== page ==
Originally posted 2018-07-12 5:32:47
By Diana Chan | amdlawgroup.com
As Abercrombie & Fitch attempts to rebrand, the company plans to remove all its logos on products in the United States by Spring 2015.
Although once popular, in the current market, Abercrombie & Fitch stands to compete with stores like Forever 21, H&M, and ZARA, which mass produce styles taken from the runway and sell products at a significantly lower price. Conformity and wearing the same logo used to be the crux of Abercrombie’s success; however, analysts attribute fast-fashion and less of a focus on conformity as reasons for Abercrombie’s current decline in popularity.
The company’s decline can also be attributed to the negative attention it has received. In 2004, Abercrombie was sued for racial discrimination against minorities, settling the case for $50 million. Just last year, CEO Mike Jeffries commented that the brand was targeted toward “cool, good-looking people,” a comment that stirred adverse reaction in the media. As a result, the company made changes to its management structure, relieving Jeffries as chairman of the board. Earlier this summer Christos Angelides, was named President of Abercrombie & Fitch with the hope that he will be able to revive the Abercrombie brand.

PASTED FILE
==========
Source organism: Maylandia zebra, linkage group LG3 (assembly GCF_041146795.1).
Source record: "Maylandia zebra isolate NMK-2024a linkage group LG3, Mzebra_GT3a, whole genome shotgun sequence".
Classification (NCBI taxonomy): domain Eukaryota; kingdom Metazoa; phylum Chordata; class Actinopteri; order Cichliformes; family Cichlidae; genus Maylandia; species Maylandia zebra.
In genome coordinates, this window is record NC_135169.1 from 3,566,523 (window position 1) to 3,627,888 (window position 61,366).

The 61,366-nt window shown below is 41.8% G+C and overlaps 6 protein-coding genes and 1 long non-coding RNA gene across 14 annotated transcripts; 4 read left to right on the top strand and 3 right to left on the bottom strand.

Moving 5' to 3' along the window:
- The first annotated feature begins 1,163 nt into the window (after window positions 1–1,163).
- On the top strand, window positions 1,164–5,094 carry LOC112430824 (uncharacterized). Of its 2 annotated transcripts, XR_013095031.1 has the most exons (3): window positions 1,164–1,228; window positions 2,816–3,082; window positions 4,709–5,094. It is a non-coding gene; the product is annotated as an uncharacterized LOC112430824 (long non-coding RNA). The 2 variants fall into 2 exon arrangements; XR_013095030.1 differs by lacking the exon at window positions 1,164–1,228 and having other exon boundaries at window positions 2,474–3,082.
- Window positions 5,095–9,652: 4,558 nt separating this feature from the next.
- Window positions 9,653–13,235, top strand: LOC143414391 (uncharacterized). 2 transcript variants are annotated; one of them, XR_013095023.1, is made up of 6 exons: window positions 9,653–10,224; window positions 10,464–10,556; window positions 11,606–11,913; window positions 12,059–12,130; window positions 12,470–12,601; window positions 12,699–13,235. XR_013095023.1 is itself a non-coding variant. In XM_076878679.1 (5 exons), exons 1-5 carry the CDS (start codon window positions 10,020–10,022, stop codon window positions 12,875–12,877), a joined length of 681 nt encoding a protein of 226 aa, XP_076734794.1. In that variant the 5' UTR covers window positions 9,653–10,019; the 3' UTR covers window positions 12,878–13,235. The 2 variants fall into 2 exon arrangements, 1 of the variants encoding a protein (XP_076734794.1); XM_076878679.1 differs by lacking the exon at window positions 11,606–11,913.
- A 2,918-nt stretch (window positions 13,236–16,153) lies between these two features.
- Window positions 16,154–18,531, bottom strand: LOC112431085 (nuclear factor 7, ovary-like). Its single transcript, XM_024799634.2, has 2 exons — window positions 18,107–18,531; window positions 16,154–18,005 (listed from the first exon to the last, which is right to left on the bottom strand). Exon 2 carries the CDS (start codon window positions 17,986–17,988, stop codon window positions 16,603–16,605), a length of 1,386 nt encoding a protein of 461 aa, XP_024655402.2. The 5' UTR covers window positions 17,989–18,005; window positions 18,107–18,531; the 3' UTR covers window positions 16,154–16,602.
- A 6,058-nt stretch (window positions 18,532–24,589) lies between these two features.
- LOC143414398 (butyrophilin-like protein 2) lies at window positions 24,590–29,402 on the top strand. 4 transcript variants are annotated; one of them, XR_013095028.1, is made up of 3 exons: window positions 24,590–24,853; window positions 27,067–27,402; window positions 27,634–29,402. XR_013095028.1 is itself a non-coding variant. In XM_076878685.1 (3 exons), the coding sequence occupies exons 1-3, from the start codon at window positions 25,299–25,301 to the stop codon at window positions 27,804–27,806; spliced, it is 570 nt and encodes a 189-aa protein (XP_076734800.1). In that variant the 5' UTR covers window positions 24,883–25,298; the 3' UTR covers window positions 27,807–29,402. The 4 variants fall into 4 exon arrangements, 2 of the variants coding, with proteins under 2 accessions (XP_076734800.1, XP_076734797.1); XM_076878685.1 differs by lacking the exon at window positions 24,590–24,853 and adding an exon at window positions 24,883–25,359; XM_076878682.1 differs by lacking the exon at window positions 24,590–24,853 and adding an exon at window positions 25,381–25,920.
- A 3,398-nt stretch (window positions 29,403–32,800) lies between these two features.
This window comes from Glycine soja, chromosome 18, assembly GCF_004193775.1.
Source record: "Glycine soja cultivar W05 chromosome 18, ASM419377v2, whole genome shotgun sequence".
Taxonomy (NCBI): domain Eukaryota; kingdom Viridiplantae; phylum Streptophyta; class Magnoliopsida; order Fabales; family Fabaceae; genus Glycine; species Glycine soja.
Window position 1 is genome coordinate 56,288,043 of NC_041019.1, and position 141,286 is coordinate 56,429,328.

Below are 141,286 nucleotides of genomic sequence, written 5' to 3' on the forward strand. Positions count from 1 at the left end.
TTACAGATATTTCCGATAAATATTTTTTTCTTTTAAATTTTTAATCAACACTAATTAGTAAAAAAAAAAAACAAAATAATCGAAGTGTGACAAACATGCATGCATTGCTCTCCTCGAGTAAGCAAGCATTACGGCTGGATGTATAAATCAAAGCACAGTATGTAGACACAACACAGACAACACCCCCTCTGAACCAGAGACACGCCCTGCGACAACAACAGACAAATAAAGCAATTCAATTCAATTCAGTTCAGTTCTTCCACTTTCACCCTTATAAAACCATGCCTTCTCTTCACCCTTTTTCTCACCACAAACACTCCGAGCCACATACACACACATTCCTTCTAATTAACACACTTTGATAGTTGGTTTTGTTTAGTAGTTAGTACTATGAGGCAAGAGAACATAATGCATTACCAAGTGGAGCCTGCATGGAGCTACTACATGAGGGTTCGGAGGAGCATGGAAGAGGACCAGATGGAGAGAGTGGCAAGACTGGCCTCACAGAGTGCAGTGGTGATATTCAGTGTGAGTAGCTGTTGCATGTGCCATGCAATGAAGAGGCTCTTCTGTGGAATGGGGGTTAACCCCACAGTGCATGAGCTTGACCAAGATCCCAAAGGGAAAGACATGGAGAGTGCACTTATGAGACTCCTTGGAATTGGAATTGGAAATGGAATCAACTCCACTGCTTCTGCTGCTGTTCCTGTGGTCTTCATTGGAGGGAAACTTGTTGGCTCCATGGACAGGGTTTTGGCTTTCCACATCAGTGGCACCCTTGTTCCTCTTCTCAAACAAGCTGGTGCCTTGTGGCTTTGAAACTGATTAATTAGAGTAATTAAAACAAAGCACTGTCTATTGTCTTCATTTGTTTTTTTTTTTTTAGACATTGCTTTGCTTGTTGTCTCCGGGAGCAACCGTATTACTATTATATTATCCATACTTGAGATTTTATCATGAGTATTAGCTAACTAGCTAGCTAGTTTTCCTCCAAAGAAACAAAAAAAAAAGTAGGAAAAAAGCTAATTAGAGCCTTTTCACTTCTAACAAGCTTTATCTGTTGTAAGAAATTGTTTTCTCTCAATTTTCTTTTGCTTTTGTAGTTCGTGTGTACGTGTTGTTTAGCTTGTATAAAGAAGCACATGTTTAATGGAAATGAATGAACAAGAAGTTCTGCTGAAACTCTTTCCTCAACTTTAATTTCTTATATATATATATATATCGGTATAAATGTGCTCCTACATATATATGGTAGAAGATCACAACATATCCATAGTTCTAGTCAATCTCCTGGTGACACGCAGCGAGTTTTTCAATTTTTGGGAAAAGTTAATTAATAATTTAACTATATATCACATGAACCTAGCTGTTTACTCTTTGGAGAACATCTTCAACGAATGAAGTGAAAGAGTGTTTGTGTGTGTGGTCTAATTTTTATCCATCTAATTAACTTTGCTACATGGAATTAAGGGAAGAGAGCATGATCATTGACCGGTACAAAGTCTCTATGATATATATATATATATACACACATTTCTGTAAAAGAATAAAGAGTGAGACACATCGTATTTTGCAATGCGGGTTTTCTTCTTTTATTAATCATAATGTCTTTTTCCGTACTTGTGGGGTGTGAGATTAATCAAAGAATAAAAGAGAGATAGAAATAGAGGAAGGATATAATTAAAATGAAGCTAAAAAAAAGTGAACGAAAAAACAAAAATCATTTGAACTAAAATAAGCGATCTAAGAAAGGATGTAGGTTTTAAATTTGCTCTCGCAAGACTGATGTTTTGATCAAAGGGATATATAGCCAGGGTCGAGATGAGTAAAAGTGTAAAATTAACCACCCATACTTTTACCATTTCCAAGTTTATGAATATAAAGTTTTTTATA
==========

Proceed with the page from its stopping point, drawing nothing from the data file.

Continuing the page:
Also part of its rebranding campaign, Abercrombie has been adjusting the atmosphere of its stores to have less of a “night-club” vibe. Hollister, owned by Abercrombie, began testing out new storefronts this year, changing its beach-shack look to a more open and simpler look. Nonetheless, the company plans to close 60 stores at the end of this year when their leases expire.
Abercrombie seems to have a long road ahead of it as the company tries to recover its brand and draw in customers. Will removing Abercrombie & Fitch’s logos and attempting to take on fast fashion revive the brand? It will be interesting to see what will become of Abercrombie over the next decade.
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